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Showing posts from January, 2018

Kildalton Cross & Church

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Islay | Kildalton | Carved crosses & church | ★★ [Kildalton Cross] A long way east of Port Ellen on a narrow, scenic and very quiet road is Kildalton Church: a simple, 13th century ruin home to a fine selection of grave slabs and two impressive, carved crosses. The thicker-cut, better-known of the two crosses is just inside the churchyard and dates to the 8th century. Both sides are covered with ornate drawings, depicting the Virgin and Child, peacocks feasting on grapes (both on the east face), four lions (west face) and several other patterns and symbols. The size of the stone it was originally carved from must have been huge, given the chunkiness of the central boss. After admiring the cross, church and grave slabs, cross the road to a second carved cross with sweeping views over southern Islay from its base. [Kildalton Church] Location & info 📌 Kildalton Cross and Church ★★ Off minor road 7 mi east of Port Ellen, Islay, G.R.: NR 458508 ///nerve.supporte

Dunyvaig Castle

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Islay | Port Ellen | Castle | ★ [Dunyvaig Castle] 16th century castle with 15th century keep and 13th century courtyard, overlying an ancient fort: in writing, Dunyvaig Castle sounds like an impressive place, once guarding ships belonging to the Lords of the Isles in the adjacent bay. Pay a visit today and you'll find that the castle is rather less than the sum of its parts. Most of the structure has either collapsed into the sea or been covered by vegetation. And accessing the rear end of the castle impossible (unless you fancy risking your life above a large drop onto rocks) thanks to more recent erosion. As long as you bear all this in mind, it's still worthwhile making the trip. The headland is at atmospheric place in a storm, offers excellent views of Lagavulin Distillery when it's sunny, and it's only a few minutes' walk from the nearest parking spot if it's chucking it down with rain... [View of Lagavulin Distillery from the castle] Locati

Kilchoman Distillery

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Islay | Kilchoman | Distillery | ★★★★ [Spirit still at Kilchoman Distillery] The density of distilleries on Islay is far higher than on any other Scottish island, and it's increasing all the time. What's very unusual about Kilchoman is that pretty much every aspect of the whisky-making process can happen on-site, from growing and malting the barley to bottling the finished product several years later. The distillery is one of the island's newest, opening in 2005 at Rockfield Farm (the farm is still operational too). The self-contained aspect, farm location and small scale belies Kilchoman's young age: this is how many distilleries used to operate in bygone centuries before mass-production became popular with the easing of restrictions on distilling. The site has a good tour, friendly feel and a decent shop with café; if you only have time to visit a few distilleries on Islay, it should probably be on your shortlist. [Kilchoman Distillery] Location & i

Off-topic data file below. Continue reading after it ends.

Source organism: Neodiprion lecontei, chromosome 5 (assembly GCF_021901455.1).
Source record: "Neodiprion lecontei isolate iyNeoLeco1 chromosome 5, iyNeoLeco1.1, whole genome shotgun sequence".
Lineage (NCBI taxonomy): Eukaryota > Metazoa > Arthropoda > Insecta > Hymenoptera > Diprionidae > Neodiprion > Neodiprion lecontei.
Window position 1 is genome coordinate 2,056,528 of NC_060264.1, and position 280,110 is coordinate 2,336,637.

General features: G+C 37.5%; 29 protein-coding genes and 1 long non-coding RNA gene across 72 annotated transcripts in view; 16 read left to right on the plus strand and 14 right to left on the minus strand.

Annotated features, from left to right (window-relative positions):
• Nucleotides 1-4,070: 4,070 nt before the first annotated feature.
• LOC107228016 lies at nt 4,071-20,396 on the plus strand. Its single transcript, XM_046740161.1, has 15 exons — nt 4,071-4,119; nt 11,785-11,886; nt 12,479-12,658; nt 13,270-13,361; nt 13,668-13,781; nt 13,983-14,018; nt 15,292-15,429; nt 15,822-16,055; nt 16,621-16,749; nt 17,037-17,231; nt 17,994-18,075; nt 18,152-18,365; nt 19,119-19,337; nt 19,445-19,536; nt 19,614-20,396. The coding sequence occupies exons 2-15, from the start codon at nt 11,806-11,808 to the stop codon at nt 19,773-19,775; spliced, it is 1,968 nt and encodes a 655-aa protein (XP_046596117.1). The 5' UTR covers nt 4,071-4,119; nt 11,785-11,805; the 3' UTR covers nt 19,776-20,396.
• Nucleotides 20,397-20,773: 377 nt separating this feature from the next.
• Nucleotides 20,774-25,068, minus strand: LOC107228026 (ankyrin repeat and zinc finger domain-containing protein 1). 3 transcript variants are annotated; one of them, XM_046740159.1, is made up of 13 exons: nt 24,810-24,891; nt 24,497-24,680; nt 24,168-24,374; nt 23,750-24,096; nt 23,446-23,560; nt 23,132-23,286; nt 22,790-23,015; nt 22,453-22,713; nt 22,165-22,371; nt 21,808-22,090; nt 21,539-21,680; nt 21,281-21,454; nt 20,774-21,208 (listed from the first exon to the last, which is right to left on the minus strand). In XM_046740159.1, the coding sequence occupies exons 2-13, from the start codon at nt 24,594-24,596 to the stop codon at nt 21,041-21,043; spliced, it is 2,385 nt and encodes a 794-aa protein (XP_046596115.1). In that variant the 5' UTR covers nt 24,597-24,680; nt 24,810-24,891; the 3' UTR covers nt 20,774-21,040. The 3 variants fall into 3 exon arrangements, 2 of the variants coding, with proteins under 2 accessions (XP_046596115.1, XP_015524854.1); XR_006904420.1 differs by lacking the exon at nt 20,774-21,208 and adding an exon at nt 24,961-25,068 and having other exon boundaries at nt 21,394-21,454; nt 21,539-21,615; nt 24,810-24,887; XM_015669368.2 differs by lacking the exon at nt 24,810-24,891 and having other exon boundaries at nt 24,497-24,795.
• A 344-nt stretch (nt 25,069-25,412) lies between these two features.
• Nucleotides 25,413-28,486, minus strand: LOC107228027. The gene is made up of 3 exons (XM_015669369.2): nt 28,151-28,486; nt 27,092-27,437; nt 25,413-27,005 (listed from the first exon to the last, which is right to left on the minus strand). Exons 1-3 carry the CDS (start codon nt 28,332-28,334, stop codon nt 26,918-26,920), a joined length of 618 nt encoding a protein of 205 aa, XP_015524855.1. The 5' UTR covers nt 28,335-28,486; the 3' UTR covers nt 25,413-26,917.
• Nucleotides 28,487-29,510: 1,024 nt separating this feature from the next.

Kilchoman Cross & Church

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Islay | Kilchoman | Carved cross & church | ★★ [Kilchoman Cross - knotwork face] Head west on the narrow road above the south shore of Loch Gorm on Islay, and you'll find three real gems. Assuming you've managed to avoid colliding with any of the sheep / cows / geese that share the roads with the occasional car around here, you'll first reach Kilchoman Distillery . Second, and the subject of this page, is Kilchoman Cross and Church, reached by keeping left at the various junctions beyond the distillery. The bare shell of the church dates from the early 1800s, and was only abandoned in the late 1970s as the parish consolidated - Islay's exposed climate has since taken its toll. But the elegantly carved cross in the church grounds is much more interesting. 600 or 700 years old, carvings of Jesus on the cross (on the cross head), saints and angels (below and to the sides), Latin text and elaborate knotwork are all remarkably clear to see. Oh, and the third gem?